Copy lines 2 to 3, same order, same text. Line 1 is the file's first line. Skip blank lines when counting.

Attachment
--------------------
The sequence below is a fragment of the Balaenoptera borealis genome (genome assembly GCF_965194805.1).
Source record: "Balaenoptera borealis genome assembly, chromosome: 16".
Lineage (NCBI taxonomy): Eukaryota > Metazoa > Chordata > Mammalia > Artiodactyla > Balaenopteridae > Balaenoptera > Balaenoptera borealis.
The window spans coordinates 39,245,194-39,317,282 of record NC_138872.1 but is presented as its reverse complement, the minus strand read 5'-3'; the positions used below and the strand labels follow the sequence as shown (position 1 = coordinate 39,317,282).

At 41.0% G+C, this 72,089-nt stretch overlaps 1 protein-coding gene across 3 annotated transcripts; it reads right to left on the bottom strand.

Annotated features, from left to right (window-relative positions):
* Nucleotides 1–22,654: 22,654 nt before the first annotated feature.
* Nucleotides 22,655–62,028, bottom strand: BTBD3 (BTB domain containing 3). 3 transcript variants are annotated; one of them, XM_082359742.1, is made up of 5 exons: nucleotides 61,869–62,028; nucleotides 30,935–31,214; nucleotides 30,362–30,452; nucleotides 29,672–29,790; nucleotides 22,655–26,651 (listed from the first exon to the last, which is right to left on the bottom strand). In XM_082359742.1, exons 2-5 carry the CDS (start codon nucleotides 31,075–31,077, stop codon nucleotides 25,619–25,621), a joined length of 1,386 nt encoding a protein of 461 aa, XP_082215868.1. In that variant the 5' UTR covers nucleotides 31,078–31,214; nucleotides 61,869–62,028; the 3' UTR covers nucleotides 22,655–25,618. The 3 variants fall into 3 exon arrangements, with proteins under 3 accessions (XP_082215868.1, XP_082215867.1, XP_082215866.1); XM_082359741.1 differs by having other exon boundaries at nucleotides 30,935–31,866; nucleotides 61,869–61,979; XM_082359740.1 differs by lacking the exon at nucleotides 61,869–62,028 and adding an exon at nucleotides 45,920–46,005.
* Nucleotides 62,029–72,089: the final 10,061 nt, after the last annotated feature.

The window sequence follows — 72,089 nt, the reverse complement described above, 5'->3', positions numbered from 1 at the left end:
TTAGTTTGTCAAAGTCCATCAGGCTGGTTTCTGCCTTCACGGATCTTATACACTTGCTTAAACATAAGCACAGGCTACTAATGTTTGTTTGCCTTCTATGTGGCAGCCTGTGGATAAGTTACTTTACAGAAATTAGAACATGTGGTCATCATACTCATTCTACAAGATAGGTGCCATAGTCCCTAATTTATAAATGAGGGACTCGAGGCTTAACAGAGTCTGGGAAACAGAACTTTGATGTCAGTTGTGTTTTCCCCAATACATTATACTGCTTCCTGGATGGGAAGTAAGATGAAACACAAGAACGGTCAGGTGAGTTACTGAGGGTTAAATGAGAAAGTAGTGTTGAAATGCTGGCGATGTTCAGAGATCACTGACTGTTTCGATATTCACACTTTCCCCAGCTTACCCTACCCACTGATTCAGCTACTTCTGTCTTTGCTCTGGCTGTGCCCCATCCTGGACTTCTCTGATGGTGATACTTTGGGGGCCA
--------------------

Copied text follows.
Source record: "Balaenoptera borealis genome assembly, chromosome: 16".
Lineage (NCBI taxonomy): Eukaryota > Metazoa > Chordata > Mammalia > Artiodactyla > Balaenopteridae > Balaenoptera > Balaenoptera borealis.